TC Energy to discuss selling pipeline stake to Indigenous groups
TC Energy Corp. is planning to meet with representatives of Indigenous communities to discuss selling them a stake in its western Canadian natural gas pipeline network.
A meeting on the potential deal involving the Nova Gas Transmission Ltd. system will be held on Jan. 15, according to people familiar with the matter who asked not to be named because the information is private.
The gathering will be in Edmonton and 72 communities from provinces including Alberta and British Columbia have been invited to attend, the people said, citing a letter the company sent last month.
“We want to create mutually beneficial partnerships with Indigenous communities. Potential ownership in our projects and assets means that Indigenous communities can share in Canada’s resource economy,” Calgary-based TC said in an emailed statement, without providing more details.
The NGTL system gathers and transports gas from the Western Canadian Sedimentary Basin in Alberta and British Columbia to both domestic and export markets. The company says the roughly 24,600-kilometre system handles about a tenth of North America’s natural gas supply.
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Market close: TSX ekes out gain as U.S. stock markets also rise
Canada’s main stock index eked out a gain Wednesday, weighed down by weakness in energy and metals, while U.S. markets rose.
The S&P/TSX composite index closed up 18.44 points at 20,989.42.
In New York, the Dow Jones industrial average was up 170.57 points at 37,695.73. The S&P 500 index was up 26.95 points at 4,783.45, while the Nasdaq composite was up 111.94 points at 14,969.65.
The Canadian dollar traded for 74.73 cents U.S. compared with 74.68 cents U.S. on Tuesday.
The February crude oil contract was down 87 cents at US$71.37 per barrel and the February natural gas contract was down 15 cents at US$3.04 per mmBTU.
The February gold contract was down US$5.20 at US$2,027.80 an ounce and the March copper contract was up two cents at US$3.78 a pound.
The Canadian Press
Class-action could see Apple pay up to $14 million to some iPhone users
Canadians have until later today to opt out of a class-action lawsuit that could see Apple pay up to $14 million collectively to some iPhone users.
The class action filed in 2018 against defendants Apple Inc. and Apple Canada Inc. accuses the tech giant of having performance mitigation features in its iOS software and defects in some iPhones.
In documents filed in a B.C. court, the plaintiffs claim the defects caused some phones to prematurely age, degrade or shut down unexpectedly and sparked performance issues in iPhone batteries.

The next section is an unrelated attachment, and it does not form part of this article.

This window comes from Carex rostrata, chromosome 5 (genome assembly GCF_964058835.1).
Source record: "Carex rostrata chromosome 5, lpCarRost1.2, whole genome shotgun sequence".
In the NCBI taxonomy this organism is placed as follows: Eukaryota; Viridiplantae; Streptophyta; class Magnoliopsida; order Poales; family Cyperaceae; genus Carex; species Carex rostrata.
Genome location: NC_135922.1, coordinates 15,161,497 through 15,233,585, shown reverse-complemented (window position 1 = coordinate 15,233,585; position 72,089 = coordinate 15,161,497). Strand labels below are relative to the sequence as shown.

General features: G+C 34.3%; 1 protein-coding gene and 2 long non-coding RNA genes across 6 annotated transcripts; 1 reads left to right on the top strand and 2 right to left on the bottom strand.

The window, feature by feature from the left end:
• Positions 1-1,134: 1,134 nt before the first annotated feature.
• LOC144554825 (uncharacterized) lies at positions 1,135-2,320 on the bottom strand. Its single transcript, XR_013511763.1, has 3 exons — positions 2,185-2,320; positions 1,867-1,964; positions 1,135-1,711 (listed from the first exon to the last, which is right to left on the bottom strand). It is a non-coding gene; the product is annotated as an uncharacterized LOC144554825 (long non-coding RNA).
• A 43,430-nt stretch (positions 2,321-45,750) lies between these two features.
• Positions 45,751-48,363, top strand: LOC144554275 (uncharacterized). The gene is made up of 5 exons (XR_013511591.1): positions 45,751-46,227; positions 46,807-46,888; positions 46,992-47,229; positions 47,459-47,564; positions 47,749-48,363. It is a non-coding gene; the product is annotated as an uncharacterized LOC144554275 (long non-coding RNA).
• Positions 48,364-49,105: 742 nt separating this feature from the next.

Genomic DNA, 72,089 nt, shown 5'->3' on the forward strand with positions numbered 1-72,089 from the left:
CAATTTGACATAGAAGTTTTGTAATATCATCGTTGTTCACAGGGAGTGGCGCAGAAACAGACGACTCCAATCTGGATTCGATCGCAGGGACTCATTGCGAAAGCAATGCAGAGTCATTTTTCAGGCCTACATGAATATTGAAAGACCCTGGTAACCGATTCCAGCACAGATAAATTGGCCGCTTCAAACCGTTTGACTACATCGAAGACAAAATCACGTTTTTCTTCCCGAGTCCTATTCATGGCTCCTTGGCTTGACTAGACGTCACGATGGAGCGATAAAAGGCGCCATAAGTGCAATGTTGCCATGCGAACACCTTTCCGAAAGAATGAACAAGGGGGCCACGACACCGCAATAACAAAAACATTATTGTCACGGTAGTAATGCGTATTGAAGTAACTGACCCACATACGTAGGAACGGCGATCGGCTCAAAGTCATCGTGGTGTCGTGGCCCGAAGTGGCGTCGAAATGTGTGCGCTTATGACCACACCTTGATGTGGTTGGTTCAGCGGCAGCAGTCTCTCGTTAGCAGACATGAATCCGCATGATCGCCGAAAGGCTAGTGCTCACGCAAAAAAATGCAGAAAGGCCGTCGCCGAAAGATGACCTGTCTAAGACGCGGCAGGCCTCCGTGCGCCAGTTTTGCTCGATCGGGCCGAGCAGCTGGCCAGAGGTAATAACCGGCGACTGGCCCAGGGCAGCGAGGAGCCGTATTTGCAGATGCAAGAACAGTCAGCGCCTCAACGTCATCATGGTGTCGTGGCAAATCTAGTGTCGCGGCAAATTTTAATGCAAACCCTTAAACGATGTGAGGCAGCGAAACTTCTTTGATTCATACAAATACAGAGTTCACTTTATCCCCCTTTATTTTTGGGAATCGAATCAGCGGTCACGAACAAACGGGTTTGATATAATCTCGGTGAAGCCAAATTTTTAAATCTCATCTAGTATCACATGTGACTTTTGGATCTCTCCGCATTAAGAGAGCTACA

They say Apple also misrepresented or intentionally concealed such issues.
As part of the proceedings, court documents say Apple has agreed to pay between $11.1 million and $14.4 million to settle the matter.
Should the settlement be approved at a hearing scheduled for the end of January, Canadians with some iPhone 6 and iPhone 7 models who installed iOS versions 10.2.1 or later or iOS 11.2 or later before Dec. 21, 2017 could be eligible for money.
The settlement will end their ability to sue Apple over the issues, but Canadians who want to hang onto their right to pursue legal action against the tech giant have until today at 5 p.m. PST to opt out of the class action.
An Apple Canada spokeswoman along with a lawyer for the plaintiffs pursuing the action did not immediately respond to a request for comment.
The Canadian Press
Bombardier scores win with U.S. army after being shut out of Canada bid
The U.S. army says Bombardier Inc. has won a contract to supply up to three Global 6500 business jets for conversion into a spy plane prototype.
The announcement comes barely a month after the Canadian government rejected Bombardier’s pitch for an open bid to replace the air force’s aging patrol planes, with the contract going to American rival Boeing Co. in a sole-source deal.
The Montreal-based jet maker has touted the Global 6500 as the basis for a fully-fledged surveillance aircraft it hopes to start rolling off the line in the early 2030s.
Bombardier’s agreement with the Pentagon includes one jet with options for two more, which would be installed with signals intelligence equipment, screen banks and other electronic systems under a new aerial reconnaissance program known as HADES.
Figures were not disclosed, but the nearly $75-million list price of a new Global 6500 means a three-plane purchase could top $224 million, with delivery of the first set for Oct. 1.
In November, Defence Minister Bill Blair called Boeing’s P-8A Poseidon planes “the only choice” for Canada, given their submarine-hunting technology, ready availability and interoperability with NATO allies’ military gear.
The Canadian Press
Midday markets: Inflation anticipation keeps Wall Street in tight range, TSX rises
Stocks, bonds and the U.S. dollar saw small moves, with investors awaiting Thursday’s inflation data for clues on the United States Federal Reserve outlook.
The S&P 500 edged higher rising 0.26 per cent. U.S. 10-year yields hovered near four per cent. Bitcoin traded around US$45,000 before a Securities and Exchange Commission decision on the approval of exchange-traded funds holding the digital asset. Oil whipsawed as a surprise buildup in U.S. stockpiles undercut the threat to supplies from Red Sea escalations.
Inflation is expected to end the year around the Fed’s two per cent target, and the upcoming consumer price index will probably give a taste of the disinflation trend. Ahead of that, New York Fed president John Williams is due to speak.
“We’re seeing a plausible path to inflation continuing to ease gradually, an end to Fed rate hikes, and a re-acceleration of economic growth in the back half of 2024,” said Arthur Hogan at B. Riley Wealth.
Strength in the technology stocks helped Canada’s main stock index move higher in early-afternoon trading. The S&P/TSX composite index was up 0.12 per cent at 20,998.13.
Bloomberg, The Canadian Press